How long does wine last? (You might be surprised!)

Wine Bottle StoppersI hate to break a few hearts out there, but wine does have a shelf life once opened.

Oxygen is the enemy of wine and once that precious bottle is opened, air is going to seep into it at every opportunity and attack the living daylights out of that lovely wine. Even if you screw that lid or cork back on super tightly, it’s been exposed!

The wine will literally die, the aromas will fade, the flavours will go flat and it may go pretty sour and acidic, a lot like vinegar.

There have been a few occasions where I have been over at a friend’s house and then they pull out a bottle of wine they opened ‘a little while ago’ and when I ask how long ago that was, I’m usually told that it was ‘only 2 or 3 weeks/months ago’. As my face and jaw drop, I politely take the bottle from my host and pour it down the sink. Honestly, it’s the best place for it, (or there are a few tricks at the bottom of this post if you really don’t have the heart to do that).

Here are my recommendations and the guides I personally live by when it comes to opened wine in the TC household:

How long is a wine good for once I open it?

Like all good things, there’s no straight answer.

But typically I go by the rule for whites, roses and reds that they will only keep for 2-3 days maximum once opened.

Red wine can be very temperamental. Pinot Noir is super sensitive to oxygen. Aged red wines will also have a low tolerance to oxygen and light coloured red wines & organic/sulphite-free red wine will also die off quicker than other red wines. I feel like I may be promoting drinking opened bottles of wine ASAP in this post (don’t hate me!).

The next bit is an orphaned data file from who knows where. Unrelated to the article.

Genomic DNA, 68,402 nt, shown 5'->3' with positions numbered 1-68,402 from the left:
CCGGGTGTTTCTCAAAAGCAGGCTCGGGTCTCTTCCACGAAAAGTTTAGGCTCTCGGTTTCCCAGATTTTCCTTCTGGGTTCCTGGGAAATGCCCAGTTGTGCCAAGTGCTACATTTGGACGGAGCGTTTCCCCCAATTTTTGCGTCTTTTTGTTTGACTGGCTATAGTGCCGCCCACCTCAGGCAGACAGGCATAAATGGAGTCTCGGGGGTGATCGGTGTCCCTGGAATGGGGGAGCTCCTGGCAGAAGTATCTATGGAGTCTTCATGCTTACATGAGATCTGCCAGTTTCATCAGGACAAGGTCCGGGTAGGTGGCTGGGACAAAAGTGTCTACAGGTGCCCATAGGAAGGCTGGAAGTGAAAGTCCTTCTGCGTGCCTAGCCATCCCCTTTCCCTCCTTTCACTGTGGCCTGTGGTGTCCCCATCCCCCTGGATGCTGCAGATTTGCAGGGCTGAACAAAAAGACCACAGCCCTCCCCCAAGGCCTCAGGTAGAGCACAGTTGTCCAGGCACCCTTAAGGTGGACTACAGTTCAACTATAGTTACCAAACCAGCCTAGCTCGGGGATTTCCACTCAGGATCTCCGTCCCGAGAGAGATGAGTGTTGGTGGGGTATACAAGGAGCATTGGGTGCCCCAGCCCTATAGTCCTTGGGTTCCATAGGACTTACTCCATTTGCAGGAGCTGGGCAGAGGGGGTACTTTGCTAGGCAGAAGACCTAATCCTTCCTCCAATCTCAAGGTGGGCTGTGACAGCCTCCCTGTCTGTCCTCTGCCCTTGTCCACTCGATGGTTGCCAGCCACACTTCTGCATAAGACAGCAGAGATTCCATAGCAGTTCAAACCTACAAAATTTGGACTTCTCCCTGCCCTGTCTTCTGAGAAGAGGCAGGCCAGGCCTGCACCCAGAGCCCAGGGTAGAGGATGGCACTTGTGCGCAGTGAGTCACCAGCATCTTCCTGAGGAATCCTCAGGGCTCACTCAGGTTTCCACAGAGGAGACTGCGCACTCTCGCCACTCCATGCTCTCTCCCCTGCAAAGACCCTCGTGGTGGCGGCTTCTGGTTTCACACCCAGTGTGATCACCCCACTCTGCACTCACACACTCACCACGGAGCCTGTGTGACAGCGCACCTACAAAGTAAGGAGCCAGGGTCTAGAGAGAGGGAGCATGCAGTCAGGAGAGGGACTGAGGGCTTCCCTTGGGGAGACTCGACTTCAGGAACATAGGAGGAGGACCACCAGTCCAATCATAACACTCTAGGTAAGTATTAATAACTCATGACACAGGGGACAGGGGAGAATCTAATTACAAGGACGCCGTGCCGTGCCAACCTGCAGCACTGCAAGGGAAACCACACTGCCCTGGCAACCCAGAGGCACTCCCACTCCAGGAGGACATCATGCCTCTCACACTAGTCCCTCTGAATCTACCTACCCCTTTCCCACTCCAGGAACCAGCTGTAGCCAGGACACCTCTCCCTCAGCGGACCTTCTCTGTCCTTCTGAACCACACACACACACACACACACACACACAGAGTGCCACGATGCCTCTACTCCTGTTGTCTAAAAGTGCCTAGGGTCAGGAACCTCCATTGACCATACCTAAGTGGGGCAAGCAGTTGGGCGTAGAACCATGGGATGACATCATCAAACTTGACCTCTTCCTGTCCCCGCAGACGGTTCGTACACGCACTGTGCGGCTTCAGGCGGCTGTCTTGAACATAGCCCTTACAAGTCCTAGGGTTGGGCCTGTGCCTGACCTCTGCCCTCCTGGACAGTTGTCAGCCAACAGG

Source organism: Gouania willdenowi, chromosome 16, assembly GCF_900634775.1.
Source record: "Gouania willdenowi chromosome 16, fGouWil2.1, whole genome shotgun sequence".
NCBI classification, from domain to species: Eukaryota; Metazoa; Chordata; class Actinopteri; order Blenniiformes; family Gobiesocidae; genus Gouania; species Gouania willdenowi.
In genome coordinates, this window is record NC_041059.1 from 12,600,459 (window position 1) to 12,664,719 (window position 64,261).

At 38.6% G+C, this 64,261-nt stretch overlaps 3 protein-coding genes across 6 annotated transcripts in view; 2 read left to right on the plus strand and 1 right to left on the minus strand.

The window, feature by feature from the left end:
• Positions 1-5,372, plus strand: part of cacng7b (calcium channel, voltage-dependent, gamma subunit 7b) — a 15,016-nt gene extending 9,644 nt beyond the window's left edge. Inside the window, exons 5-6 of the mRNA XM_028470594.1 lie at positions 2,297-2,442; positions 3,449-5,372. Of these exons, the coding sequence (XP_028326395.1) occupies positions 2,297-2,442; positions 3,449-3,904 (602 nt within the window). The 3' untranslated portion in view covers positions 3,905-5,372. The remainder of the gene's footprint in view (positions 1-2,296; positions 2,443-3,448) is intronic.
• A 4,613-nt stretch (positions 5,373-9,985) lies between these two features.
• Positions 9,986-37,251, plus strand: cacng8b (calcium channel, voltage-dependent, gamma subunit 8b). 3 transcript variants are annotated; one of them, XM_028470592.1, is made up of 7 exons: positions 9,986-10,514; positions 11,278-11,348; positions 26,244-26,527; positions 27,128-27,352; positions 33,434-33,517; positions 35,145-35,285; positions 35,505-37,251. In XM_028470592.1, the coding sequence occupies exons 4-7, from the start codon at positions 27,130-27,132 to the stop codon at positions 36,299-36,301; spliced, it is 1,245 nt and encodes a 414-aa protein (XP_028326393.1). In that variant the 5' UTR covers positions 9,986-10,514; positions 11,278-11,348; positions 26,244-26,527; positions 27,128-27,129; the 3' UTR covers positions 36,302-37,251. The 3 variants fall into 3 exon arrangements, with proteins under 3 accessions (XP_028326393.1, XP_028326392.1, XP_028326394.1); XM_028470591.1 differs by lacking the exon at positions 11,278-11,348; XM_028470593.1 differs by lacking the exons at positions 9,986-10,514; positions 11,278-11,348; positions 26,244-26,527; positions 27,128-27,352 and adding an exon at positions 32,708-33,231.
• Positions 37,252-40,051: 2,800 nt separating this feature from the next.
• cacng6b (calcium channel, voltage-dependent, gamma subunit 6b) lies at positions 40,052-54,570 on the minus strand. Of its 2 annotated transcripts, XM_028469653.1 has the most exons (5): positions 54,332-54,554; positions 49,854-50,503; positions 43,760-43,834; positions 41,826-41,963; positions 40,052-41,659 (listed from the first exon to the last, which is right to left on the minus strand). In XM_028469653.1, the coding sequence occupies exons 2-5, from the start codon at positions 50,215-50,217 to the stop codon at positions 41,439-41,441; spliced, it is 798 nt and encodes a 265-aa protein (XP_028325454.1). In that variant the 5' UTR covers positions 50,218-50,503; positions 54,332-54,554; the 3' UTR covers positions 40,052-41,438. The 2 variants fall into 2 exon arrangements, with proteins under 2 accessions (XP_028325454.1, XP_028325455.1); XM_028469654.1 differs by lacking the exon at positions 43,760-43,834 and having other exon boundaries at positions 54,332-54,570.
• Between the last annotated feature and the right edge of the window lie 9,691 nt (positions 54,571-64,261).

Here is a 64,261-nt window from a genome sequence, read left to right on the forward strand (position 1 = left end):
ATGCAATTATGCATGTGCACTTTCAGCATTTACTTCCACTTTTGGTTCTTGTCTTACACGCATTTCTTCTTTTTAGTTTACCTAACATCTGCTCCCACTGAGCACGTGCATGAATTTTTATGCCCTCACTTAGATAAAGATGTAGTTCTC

How long does Champagne & Sparkling wine last?

For Champagne and bubbles, these can die very quickly due to the carbonation being released from the bottle as soon as that cork is popped. Therefore it’s best to drink the whole darn bottle in one foul swoop. What a bugger hey 🙂

I have on quite a few occasions kept some overnight and popped on a Champagne stopper, which is a pretty good solution. It’s not the same the next day but it is still drinkable. That’ll teach me for getting overly excited on a Saturday night and opening one too many Champagne bottles. I honestly think I just have an addiction to using my champagne sabre!

How long does port and fortified wine last?

For fortified wines like port and sherry, these last a lot longer once opened due to the higher alcohol and sugar content which work as preservatives. I would definitely store these in the fridge to help preserve them once opened. Therefore a cool, dark place for up to 28 days should keep it in good shape.

A sherry is probably best to keep for a maximum of one week. Whilst a port can do a bit longer, about 2-4 weeks once opened. This category varies a lot due to the different types of fortified wines out there.

However, I do find that quite a few ports will mention on the back label what their shelf life is roughly once opened. Plus you can always get in touch with the producer via twitter or online and get the answer straight from the winemaker’s fingertips.

Are there any tips to help preserve my wine longer?

Yes, there are a few wine accessories out there on the market to help preserve the wine. There is a wide range of stoppers and also devices to remove the unwanted oxygen from the bottle once opened.

I haven’t used these oxygen-sucking vacuum pumps for wine before, so I can’t really say how good they are. Wine Folly does mention about the Vacuum Pump Controversy here.

I like to use decent tight wine stoppers which latch onto the sides of the bottle.